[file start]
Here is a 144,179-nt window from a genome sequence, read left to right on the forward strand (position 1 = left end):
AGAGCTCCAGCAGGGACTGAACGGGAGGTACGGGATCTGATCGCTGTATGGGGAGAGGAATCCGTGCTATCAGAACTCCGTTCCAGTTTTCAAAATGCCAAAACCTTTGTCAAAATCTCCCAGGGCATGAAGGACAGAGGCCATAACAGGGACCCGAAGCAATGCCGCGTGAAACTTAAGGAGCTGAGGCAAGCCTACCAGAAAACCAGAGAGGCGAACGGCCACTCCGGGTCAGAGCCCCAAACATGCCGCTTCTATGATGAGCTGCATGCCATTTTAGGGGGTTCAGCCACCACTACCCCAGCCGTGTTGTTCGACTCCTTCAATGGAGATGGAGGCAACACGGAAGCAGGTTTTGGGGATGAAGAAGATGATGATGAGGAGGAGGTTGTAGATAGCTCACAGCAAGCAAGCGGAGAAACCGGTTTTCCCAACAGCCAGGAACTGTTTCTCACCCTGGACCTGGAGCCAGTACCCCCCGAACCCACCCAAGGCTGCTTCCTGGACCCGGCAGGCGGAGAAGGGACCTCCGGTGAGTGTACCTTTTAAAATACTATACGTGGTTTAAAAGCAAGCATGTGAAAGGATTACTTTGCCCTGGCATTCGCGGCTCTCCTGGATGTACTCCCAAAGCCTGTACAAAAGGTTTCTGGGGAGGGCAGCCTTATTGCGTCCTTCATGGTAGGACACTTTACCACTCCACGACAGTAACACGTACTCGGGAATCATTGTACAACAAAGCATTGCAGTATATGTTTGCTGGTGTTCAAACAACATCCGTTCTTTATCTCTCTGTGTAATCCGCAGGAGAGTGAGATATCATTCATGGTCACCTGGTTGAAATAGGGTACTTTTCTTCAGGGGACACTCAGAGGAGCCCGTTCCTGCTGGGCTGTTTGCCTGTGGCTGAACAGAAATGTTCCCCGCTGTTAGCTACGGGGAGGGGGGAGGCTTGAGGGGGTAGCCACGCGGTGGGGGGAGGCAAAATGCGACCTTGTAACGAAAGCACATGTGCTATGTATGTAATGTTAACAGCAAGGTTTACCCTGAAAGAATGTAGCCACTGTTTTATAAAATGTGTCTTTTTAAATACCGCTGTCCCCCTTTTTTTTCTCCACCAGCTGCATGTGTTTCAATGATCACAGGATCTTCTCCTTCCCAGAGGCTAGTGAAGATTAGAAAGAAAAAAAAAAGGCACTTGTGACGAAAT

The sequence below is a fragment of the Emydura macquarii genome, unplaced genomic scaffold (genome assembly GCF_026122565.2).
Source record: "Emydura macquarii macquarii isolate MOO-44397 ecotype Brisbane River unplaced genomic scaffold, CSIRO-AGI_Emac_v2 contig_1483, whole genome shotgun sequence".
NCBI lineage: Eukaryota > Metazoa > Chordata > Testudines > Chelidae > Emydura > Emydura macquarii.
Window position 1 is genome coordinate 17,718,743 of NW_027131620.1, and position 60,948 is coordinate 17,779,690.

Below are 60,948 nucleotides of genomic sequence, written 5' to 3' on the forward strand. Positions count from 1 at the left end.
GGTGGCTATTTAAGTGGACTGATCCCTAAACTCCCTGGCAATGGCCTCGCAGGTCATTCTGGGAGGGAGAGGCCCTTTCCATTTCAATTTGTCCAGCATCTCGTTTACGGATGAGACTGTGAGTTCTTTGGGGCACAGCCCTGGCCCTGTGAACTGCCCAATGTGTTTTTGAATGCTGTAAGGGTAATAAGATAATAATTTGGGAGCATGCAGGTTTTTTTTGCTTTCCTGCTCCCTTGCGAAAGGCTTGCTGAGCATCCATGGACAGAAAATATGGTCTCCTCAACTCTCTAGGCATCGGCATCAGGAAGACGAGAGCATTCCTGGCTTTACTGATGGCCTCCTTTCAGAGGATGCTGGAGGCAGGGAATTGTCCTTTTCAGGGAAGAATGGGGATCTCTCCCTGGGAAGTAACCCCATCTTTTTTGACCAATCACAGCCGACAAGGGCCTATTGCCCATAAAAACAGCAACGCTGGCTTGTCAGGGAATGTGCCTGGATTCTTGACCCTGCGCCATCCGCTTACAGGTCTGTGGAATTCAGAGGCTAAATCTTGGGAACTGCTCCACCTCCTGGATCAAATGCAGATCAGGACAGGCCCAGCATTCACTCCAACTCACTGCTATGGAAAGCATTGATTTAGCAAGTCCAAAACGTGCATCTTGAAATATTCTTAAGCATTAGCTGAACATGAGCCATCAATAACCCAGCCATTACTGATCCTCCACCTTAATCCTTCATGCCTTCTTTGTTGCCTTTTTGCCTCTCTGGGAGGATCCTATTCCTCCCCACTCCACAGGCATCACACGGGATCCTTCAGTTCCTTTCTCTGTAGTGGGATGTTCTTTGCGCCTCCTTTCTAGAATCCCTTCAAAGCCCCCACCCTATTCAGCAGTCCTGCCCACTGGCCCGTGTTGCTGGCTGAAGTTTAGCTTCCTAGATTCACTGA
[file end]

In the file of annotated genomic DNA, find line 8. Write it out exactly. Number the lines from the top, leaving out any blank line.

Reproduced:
GGTGGCTATTTAAGTGGACTGATCCCTAAACTCCCTGGCAATGGCCTCGCAGGTCATTCTGGGAGGGAGAGGCCCTTTCCATTTCAATTTGTCCAGCATCTCGTTTACGGATGAGACTGTGAGTTCTTTGGGGCACAGCCCTGGCCCTGTGAACTGCCCAATGTGTTTTTGAATGCTGTAAGGGTAATAAGATAATAATTTGGGAGCATGCAGGTTTTTTTTGCTTTCCTGCTCCCTTGCGAAAGGCTTGCTGAGCATCCATGGACAGAAAATATGGTCTCCTCAACTCTCTAGGCATCGGCATCAGGAAGACGAGAGCATTCCTGGCTTTACTGATGGCCTCCTTTCAGAGGATGCTGGAGGCAGGGAATTGTCCTTTTCAGGGAAGAATGGGGATCTCTCCCTGGGAAGTAACCCCATCTTTTTTGACCAATCACAGCCGACAAGGGCCTATTGCCCATAAAAACAGCAACGCTGGCTTGTCAGGGAATGTGCCTGGATTCTTGACCCTGCGCCATCCGCTTACAGGTCTGTGGAATTCAGAGGCTAAATCTTGGGAACTGCTCCACCTCCTGGATCAAATGCAGATCAGGACAGGCCCAGCATTCACTCCAACTCACTGCTATGGAAAGCATTGATTTAGCAAGTCCAAAACGTGCATCTTGAAATATTCTTAAGCATTAGCTGAACATGAGCCATCAATAACCCAGCCATTACTGATCCTCCACCTTAATCCTTCATGCCTTCTTTGTTGCCTTTTTGCCTCTCTGGGAGGATCCTATTCCTCCCCACTCCACAGGCATCACACGGGATCCTTCAGTTCCTTTCTCTGTAGTGGGATGTTCTTTGCGCCTCCTTTCTAGAATCCCTTCAAAGCCCCCACCCTATTCAGCAGTCCTGCCCACTGGCCCGTGTTGCTGGCTGAAGTTTAGCTTCCTAGATTCACTGA